058 - Right Back on my Feet

March 15, 2020

In #052 I started working on refactoring the game's client side to be well tested and use specs ECS, motivated by a refactor of the backend at the end of last year that significantly sped up my ability to add functionality to the backend.

In #056, over a month later, I was feeling a bit drained from going too long without shipping anything.

This week we finally merged the refactor branch and deployed - it felt great.

Client side refactor PR I've been working on this branch since the end of January, save for two weeks I spent on vacation. I'm very glad to be able to merge and start deploying frequent improvements again.

The first glimmer of hope

My major goal for this passed week was to deploy something, even if it was severely lacking. I knew I could iterate quickly with the new code and get something more compelling up in short order. I just needed to release something and get back the sanity and bliss that frequent deploys provide.

I felt a major feeling of joy and relief on Tuesday when I finally got all of the new systems in the the game client hooked up.

The client would load, download a map that described where it could find different assets, and then dynamically load the assets that it needed. The RenderSystem would push these assets onto the GPU and create a RenderJob every frame that the WebGlRenderer could use to render the game.

Seeing something Wow. 17:06 on Tuesday and you have no idea how much of a smile this image brought to my face. This image confirms that the game's WebAssembly binary is running without any hitches. The fact that I can see those little white squares means that everything will be okay. I'm unreasonably pumped right now - let's keep pushing and get some real assets in there!

It felt really good.

Asset Compilation Rewrite

I have a command line interface that I use to automate different tasks and aspects of working on AKigi, powered by StructOpt.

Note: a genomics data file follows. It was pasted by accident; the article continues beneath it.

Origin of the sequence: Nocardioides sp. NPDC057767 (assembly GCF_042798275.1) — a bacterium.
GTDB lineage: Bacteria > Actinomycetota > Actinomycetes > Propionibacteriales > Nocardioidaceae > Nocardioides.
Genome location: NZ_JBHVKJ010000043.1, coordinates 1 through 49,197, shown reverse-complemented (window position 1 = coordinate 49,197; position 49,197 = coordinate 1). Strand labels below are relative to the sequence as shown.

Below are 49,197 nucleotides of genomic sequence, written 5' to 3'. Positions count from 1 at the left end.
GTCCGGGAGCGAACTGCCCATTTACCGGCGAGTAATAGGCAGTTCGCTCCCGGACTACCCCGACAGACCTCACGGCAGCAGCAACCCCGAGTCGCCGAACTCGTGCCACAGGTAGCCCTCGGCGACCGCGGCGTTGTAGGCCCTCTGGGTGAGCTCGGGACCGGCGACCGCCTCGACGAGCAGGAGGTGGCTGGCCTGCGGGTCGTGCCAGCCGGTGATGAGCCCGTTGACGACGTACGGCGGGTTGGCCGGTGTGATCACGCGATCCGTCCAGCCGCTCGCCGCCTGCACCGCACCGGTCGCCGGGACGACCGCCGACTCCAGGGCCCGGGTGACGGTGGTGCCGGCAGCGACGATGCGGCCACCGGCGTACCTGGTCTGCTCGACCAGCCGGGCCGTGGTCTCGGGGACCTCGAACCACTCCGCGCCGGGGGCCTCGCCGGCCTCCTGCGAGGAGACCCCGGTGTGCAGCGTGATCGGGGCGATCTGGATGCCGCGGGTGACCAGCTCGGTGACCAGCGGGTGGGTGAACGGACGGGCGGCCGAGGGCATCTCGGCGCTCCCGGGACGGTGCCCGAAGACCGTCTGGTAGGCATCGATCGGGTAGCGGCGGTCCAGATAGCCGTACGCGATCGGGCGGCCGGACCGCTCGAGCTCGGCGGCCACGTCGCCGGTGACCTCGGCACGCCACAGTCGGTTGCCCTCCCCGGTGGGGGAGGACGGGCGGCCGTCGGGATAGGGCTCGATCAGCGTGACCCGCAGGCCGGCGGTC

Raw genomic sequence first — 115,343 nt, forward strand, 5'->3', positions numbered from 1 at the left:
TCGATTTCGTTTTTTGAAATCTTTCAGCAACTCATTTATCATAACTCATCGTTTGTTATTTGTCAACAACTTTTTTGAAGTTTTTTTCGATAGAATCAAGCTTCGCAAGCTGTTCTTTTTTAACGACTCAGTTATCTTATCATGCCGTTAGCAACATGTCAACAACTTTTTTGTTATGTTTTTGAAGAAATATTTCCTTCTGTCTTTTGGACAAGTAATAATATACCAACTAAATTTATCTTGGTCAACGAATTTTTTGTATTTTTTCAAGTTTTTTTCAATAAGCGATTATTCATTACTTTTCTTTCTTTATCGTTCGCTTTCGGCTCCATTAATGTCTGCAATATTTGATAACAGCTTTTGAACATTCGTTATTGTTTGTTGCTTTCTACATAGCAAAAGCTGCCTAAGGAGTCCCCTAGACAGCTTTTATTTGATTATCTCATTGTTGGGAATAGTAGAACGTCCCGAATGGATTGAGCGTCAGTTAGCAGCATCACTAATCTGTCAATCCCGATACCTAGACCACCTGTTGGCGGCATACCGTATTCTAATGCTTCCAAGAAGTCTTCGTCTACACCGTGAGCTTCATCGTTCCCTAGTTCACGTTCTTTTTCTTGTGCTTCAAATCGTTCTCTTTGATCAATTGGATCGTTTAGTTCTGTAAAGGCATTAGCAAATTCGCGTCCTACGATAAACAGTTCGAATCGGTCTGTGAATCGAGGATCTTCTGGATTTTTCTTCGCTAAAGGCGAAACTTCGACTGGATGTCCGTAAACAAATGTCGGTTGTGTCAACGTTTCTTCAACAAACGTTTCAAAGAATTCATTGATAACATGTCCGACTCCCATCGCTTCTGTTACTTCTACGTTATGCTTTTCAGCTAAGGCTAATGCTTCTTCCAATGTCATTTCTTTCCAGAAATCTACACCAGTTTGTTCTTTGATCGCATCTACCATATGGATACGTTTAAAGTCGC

$ ak --help
ak 0.0.1
Chinedu Francis Nwafili <frankie.nwafili@gmail.com>
The Akigi Development CLI

USAGE:
    ak <SUBCOMMAND>

FLAGS:
    -h, --help       Prints help information
    -V, --version    Prints version information

SUBCOMMANDS:
    asset               Work with our PSD, Blender and other asset files.
    bash-completions    Generate bash completions in $HOME/.tw/
    build               Build non-optimized versions of applications / assets for local development
    db                  Work with our database
    deploy              Deploy our different production services
    dist                Build applications / assets for distribution
    help                Prints this message or the help of the given subcommand(s)
    test                Run unit/integration tests

The command ak asset compile takes all of our asset source files such as .blend, .png and .psd and exports the data into formats that the game expects.

The previous code backing this command was untested and hard to work with. As with all older parts of the codebase I've learned quite a lot about writing maintainable Rust code since I first wrote it and it was in need of a good tune up.

The new code is well tested and much more DRY.

Most of the test cases use the tempfile crate to generate temporary directories, place a .blend or other asset files into this directories, and then verify that the output directory contains what I expected to have been exported.

// An example asset export test

/// Verify that we export the armatures from a .blend file.
///
/// We provide a source Blend file then check the output dir and verify that the output
/// file deserialized back into a valid BlenderArmature.
#[test]
fn exports_armatures_from_blender() -> Result<(), anyhow::Error> {
    let (source_dir, cache_dir, out_dir) = three_temp_dirs()?;

    copy_file_to_source_dir(&mesh_and_armature_blend(), &source_dir)?;

    let content_hashes = process_blender_files(&source_dir, &out_dir, None, None)?;

    let (armature_name, armature_hash) = content_hashes.armatures.iter().next().unwrap();
    assert_eq!(armature_name.as_str(), "SomeArmature");

    let out_dir = out_dir.into_path();
    let armature = std::fs::read(out_dir.join(armature_hash))?;

    let armature: BlenderArmature = bincode::deserialize(armature.as_slice())?;

    assert_eq!(armature.actions.len(), 1);
    assert!(armature.actions.get(&"SomeAction".to_string()).is_some());

    Ok(())
}

The rectangle-pack crate that I wrote a week or two ago worked like a charm.

I'm packing a texture atlases as 2048x2048, 4096x4096, 8192x8192 and 16384x16384 then the client downloads the appropriate atlases based on their device's max texture size.

The asset compilation process generates several different atlases per size to accomodate different detail levels. Higher detail levels use larger textures, at the cost of more GPU memory. Lower detail atlases pack in more textures at smaller resolutions but sacrifice visual quality.